Mark Lancaster, Conservative
It has been an honour and a privilege to have been your MP for the past 10 years and living in Olney I understand our community’s concerns. Having met many of you during my regular mobile surgeries in the villages, I have listened and ensured that I have been a strong voice in Westminster for my constituents and delivered for our community. Looking forward, I want to build on our recent major investment in our hospital and GP services to ensure we have a local health service future-proofed for our growing population, continue the roll out of rural broadband and ensure that North Bucks continues to flourish.

Jennifer Marklew, Green Party
I love Milton Keynes, but I’ve also seen it change from a vibrant, progressive place to one that is focused on corporate interests and big housing developments. By contrast, I’ve also seen the gap in inequality increase; 1 in 4 children in our city live in poverty, a third of jobs are classed as low wage and we’re cutting funding to services for those that need it most. I want to deliver change by being bold; increasing funding to local government, encourage social enterprises and community energy projects and nurture local businesses. I have been told the Green Party is living in a fantasy land. I have high expectations, but I am not a fantasist.

David Mortimer, Independent
I believe poverty is going to become the biggest issue in the UK this year. So far, only 30 per cent of cuts, which are apparently required to balance the budget deficit, have been introduced. The rest will be after the election. These cuts will have a catastrophic effect on the living standards of 60% of UK residents who work and claim benefits. I believe the UK should allow the public to sack MPs, protect and promote marriage and families through the tax and benefit system, stop foreign aid until UK national debt is clear and secure its borders, as well as remove those who are legally not supposed to be here.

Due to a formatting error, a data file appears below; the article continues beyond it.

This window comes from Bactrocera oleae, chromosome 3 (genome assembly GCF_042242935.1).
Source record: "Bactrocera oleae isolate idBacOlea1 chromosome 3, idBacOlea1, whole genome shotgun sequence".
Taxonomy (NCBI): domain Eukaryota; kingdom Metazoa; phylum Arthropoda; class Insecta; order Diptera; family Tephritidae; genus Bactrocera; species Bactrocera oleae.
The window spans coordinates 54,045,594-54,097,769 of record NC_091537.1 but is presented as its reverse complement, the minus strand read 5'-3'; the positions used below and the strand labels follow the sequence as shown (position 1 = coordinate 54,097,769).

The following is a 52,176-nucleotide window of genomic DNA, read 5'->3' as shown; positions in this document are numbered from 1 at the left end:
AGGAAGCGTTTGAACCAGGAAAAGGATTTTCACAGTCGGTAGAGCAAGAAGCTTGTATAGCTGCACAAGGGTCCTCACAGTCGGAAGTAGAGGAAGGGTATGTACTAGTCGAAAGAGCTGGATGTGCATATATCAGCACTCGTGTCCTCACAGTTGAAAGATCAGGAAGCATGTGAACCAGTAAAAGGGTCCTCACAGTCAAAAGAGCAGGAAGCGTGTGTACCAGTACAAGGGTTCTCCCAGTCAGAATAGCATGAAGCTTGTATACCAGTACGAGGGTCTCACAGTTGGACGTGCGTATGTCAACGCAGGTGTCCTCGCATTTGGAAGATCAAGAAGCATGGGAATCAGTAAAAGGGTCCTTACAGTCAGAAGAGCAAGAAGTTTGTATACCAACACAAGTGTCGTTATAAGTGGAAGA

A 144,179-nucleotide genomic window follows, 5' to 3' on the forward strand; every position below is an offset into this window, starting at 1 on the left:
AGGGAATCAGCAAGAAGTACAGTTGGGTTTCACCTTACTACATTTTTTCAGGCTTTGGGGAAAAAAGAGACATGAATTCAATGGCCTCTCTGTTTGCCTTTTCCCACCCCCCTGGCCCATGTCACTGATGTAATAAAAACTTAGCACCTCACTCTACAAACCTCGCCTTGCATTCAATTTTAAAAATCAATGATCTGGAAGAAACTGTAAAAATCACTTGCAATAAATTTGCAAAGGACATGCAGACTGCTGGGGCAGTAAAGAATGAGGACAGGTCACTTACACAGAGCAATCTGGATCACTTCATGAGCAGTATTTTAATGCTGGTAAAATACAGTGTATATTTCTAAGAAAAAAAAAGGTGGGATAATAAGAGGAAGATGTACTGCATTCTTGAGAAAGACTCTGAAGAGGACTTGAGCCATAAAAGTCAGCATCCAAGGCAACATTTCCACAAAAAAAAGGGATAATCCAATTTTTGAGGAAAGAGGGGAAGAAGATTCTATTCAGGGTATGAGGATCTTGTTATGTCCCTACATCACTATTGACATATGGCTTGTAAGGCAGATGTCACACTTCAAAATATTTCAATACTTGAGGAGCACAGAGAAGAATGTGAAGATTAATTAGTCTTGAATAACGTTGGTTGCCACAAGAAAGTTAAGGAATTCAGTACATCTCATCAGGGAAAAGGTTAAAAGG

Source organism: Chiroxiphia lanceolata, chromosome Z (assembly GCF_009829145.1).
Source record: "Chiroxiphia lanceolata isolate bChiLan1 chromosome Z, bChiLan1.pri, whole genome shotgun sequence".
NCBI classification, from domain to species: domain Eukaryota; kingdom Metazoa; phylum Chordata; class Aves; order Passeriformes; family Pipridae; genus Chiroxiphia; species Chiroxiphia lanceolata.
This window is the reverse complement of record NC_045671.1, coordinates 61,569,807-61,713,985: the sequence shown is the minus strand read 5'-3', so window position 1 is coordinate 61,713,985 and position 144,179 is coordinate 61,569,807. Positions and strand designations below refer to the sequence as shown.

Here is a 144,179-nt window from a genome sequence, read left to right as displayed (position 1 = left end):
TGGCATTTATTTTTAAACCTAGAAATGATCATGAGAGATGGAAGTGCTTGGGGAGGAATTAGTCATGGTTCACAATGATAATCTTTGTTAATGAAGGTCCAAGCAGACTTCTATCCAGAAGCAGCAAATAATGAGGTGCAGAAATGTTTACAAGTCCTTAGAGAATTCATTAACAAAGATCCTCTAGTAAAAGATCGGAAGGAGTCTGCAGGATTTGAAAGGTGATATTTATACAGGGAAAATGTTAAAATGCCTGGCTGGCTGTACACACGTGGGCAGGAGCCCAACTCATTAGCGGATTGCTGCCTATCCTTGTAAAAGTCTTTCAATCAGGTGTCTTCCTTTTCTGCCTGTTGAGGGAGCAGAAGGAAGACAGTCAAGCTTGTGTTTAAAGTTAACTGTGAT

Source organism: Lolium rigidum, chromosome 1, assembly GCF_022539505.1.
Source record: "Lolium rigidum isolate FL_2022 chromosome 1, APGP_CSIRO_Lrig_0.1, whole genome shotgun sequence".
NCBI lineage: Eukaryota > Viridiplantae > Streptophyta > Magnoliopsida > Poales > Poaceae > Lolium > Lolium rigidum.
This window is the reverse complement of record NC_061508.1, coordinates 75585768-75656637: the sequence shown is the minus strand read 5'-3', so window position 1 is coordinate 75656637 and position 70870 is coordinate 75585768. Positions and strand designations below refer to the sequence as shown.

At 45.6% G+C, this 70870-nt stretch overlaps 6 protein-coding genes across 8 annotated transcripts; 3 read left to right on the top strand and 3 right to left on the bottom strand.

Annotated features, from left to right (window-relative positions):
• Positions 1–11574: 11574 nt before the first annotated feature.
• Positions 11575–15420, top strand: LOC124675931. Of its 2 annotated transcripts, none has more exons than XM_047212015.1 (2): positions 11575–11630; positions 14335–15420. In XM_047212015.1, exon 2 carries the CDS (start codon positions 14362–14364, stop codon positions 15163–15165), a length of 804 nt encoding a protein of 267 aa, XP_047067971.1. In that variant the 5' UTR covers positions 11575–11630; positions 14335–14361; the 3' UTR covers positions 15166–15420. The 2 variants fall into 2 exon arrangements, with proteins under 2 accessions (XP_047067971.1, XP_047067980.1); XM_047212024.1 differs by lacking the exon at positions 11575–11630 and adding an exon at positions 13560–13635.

David Reilly, UK Independence Party
Being a member of a non-whipping party, I am at liberty to represent the interests of Milton Keynes without fear of reprisal, even if it was to contradict the parties’ conventional wisdom; however UKIP’s platform gives the public awareness of my core beliefs. Having lived, worked and played in Milton Keynes my entire life parallel to engaging in politics, I have swiftly learnt that we have two ears and one mouth, so to listen twice and speak once whilst never compromising reason, fact and logic for ideology or populism. Fundamentally, I would like to see a ‘quality rather than quantity’ approach to the development of Milton Keynes.

Katie Simpson, Trade Unionist and Socialist Coalition
The main reason I’m standing is to get the name Trade Unionist and Socialist Coalition out there, to say there is an alternative to the mainstream parties and austerity. If I were elected my main goal would be to give my constituents genuine representation in politics. I would actively campaign against cuts, closures, privatization and job losses across Milton Keynes and put pressure on central government to raise the minimum wage to £10 an hour before the next general election. Admittedly, I will continue to campaign on these issues regardless. The big businesses and bankers, the 1 per cent, caused this crisis, but TUSC represents the 99 per cent.